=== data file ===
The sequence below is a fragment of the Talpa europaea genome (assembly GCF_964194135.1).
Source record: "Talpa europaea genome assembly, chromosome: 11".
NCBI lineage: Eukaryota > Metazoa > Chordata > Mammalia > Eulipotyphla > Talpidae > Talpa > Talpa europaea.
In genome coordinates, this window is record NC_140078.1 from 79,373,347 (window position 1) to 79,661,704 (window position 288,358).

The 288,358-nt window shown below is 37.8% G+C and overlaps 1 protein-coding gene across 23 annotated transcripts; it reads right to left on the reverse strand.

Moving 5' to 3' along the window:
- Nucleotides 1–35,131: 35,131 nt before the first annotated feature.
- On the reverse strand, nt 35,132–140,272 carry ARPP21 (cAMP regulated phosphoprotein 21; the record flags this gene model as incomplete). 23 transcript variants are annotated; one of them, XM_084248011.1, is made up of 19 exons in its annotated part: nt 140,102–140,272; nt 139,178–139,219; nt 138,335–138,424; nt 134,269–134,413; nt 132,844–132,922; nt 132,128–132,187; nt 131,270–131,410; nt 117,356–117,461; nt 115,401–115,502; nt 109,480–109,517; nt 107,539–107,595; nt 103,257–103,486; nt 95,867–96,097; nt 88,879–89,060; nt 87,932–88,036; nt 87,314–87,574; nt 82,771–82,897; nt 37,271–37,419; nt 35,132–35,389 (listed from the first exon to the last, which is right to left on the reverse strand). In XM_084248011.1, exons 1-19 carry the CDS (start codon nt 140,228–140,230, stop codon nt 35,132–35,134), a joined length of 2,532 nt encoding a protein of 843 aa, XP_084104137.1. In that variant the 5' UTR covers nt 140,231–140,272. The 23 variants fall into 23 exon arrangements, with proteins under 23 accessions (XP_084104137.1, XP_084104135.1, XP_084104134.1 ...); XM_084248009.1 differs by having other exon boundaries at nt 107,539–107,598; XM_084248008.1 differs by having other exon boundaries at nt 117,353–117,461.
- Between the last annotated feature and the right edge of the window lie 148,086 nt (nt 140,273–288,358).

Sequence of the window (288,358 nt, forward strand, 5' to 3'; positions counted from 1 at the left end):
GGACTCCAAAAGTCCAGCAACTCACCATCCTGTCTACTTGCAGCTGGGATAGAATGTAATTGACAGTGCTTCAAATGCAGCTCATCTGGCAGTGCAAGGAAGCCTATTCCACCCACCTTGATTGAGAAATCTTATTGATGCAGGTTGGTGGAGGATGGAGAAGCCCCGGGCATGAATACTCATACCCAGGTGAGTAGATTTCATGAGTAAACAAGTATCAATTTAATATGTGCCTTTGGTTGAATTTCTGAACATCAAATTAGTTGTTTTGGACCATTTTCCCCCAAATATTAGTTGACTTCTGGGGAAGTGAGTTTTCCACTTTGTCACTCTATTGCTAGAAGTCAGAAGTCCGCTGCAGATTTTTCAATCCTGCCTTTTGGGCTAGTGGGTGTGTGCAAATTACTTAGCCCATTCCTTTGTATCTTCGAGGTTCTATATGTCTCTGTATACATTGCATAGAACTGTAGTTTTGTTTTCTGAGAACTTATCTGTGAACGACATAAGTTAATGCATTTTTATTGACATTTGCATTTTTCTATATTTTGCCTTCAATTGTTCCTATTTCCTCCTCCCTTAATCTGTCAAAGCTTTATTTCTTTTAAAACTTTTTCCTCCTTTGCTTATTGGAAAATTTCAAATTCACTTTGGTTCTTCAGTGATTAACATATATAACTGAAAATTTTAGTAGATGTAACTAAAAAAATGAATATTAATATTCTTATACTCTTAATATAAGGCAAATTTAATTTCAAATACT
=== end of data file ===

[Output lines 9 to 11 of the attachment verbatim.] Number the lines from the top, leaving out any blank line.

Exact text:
- Between the last annotated feature and the right edge of the window lie 148,086 nt (nt 140,273–288,358).

Sequence of the window (288,358 nt, forward strand, 5' to 3'; positions counted from 1 at the left end):
GGACTCCAAAAGTCCAGCAACTCACCATCCTGTCTACTTGCAGCTGGGATAGAATGTAATTGACAGTGCTTCAAATGCAGCTCATCTGGCAGTGCAAGGAAGCCTATTCCACCCACCTTGATTGAGAAATCTTATTGATGCAGGTTGGTGGAGGATGGAGAAGCCCCGGGCATGAATACTCATACCCAGGTGAGTAGATTTCATGAGTAAACAAGTATCAATTTAATATGTGCCTTTGGTTGAATTTCTGAACATCAAATTAGTTGTTTTGGACCATTTTCCCCCAAATATTAGTTGACTTCTGGGGAAGTGAGTTTTCCACTTTGTCACTCTATTGCTAGAAGTCAGAAGTCCGCTGCAGATTTTTCAATCCTGCCTTTTGGGCTAGTGGGTGTGTGCAAATTACTTAGCCCATTCCTTTGTATCTTCGAGGTTCTATATGTCTCTGTATACATTGCATAGAACTGTAGTTTTGTTTTCTGAGAACTTATCTGTGAACGACATAAGTTAATGCATTTTTATTGACATTTGCATTTTTCTATATTTTGCCTTCAATTGTTCCTATTTCCTCCTCCCTTAATCTGTCAAAGCTTTATTTCTTTTAAAACTTTTTCCTCCTTTGCTTATTGGAAAATTTCAAATTCACTTTGGTTCTTCAGTGATTAACATATATAACTGAAAATTTTAGTAGATGTAACTAAAAAAATGAATATTAATATTCTTATACTCTTAATATAAGGCAAATTTAATTTCAAATACT